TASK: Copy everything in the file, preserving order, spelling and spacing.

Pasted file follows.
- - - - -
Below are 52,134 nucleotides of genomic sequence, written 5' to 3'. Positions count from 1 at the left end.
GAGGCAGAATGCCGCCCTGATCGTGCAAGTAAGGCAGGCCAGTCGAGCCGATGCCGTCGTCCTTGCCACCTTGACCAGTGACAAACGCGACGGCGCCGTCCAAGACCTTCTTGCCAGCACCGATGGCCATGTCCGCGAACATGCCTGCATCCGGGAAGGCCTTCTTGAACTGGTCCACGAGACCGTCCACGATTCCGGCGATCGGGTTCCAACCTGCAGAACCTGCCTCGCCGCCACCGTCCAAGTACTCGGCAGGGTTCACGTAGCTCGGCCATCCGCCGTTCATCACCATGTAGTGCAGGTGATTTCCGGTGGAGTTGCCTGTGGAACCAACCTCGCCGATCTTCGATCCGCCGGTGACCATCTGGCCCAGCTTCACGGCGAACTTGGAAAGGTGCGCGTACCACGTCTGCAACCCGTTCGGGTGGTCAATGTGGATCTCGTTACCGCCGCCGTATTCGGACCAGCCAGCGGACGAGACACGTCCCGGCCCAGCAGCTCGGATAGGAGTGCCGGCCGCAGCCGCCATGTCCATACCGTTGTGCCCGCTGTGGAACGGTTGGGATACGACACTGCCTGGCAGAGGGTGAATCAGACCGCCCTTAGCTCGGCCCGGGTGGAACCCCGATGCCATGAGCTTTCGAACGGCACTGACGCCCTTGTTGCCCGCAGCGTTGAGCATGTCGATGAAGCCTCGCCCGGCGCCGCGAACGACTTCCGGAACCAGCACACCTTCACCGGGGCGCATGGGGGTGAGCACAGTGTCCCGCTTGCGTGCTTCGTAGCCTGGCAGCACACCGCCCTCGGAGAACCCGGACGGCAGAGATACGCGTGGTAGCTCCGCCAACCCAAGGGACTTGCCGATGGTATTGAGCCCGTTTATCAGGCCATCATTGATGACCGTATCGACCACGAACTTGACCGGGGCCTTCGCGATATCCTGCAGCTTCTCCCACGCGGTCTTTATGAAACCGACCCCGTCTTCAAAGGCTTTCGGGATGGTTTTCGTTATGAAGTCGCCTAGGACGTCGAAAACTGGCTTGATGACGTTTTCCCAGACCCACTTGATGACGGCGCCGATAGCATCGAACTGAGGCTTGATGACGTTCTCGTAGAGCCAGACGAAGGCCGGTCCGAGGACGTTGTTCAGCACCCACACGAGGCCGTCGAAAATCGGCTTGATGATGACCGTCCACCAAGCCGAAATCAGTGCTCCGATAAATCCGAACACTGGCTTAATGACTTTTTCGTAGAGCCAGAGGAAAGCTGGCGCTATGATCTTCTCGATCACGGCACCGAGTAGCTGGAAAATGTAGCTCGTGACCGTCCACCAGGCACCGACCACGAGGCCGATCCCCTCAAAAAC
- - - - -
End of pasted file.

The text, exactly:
Below are 52,134 nucleotides of genomic sequence, written 5' to 3'. Positions count from 1 at the left end.
GAGGCAGAATGCCGCCCTGATCGTGCAAGTAAGGCAGGCCAGTCGAGCCGATGCCGTCGTCCTTGCCACCTTGACCAGTGACAAACGCGACGGCGCCGTCCAAGACCTTCTTGCCAGCACCGATGGCCATGTCCGCGAACATGCCTGCATCCGGGAAGGCCTTCTTGAACTGGTCCACGAGACCGTCCACGATTCCGGCGATCGGGTTCCAACCTGCAGAACCTGCCTCGCCGCCACCGTCCAAGTACTCGGCAGGGTTCACGTAGCTCGGCCATCCGCCGTTCATCACCATGTAGTGCAGGTGATTTCCGGTGGAGTTGCCTGTGGAACCAACCTCGCCGATCTTCGATCCGCCGGTGACCATCTGGCCCAGCTTCACGGCGAACTTGGAAAGGTGCGCGTACCACGTCTGCAACCCGTTCGGGTGGTCAATGTGGATCTCGTTACCGCCGCCGTATTCGGACCAGCCAGCGGACGAGACACGTCCCGGCCCAGCAGCTCGGATAGGAGTGCCGGCCGCAGCCGCCATGTCCATACCGTTGTGCCCGCTGTGGAACGGTTGGGATACGACACTGCCTGGCAGAGGGTGAATCAGACCGCCCTTAGCTCGGCCCGGGTGGAACCCCGATGCCATGAGCTTTCGAACGGCACTGACGCCCTTGTTGCCCGCAGCGTTGAGCATGTCGATGAAGCCTCGCCCGGCGCCGCGAACGACTTCCGGAACCAGCACACCTTCACCGGGGCGCATGGGGGTGAGCACAGTGTCCCGCTTGCGTGCTTCGTAGCCTGGCAGCACACCGCCCTCGGAGAACCCGGACGGCAGAGATACGCGTGGTAGCTCCGCCAACCCAAGGGACTTGCCGATGGTATTGAGCCCGTTTATCAGGCCATCATTGATGACCGTATCGACCACGAACTTGACCGGGGCCTTCGCGATATCCTGCAGCTTCTCCCACGCGGTCTTTATGAAACCGACCCCGTCTTCAAAGGCTTTCGGGATGGTTTTCGTTATGAAGTCGCCTAGGACGTCGAAAACTGGCTTGATGACGTTTTCCCAGACCCACTTGATGACGGCGCCGATAGCATCGAACTGAGGCTTGATGACGTTCTCGTAGAGCCAGACGAAGGCCGGTCCGAGGACGTTGTTCAGCACCCACACGAGGCCGTCGAAAATCGGCTTGATGATGACCGTCCACCAAGCCGAAATCAGTGCTCCGATAAATCCGAACACTGGCTTAATGACTTTTTCGTAGAGCCAGAGGAAAGCTGGCGCTATGATCTTCTCGATCACGGCACCGAGTAGCTGGAAAATGTAGCTCGTGACCGTCCACCAGGCACCGACCACGAGGCCGATCCCCTCAAAAAC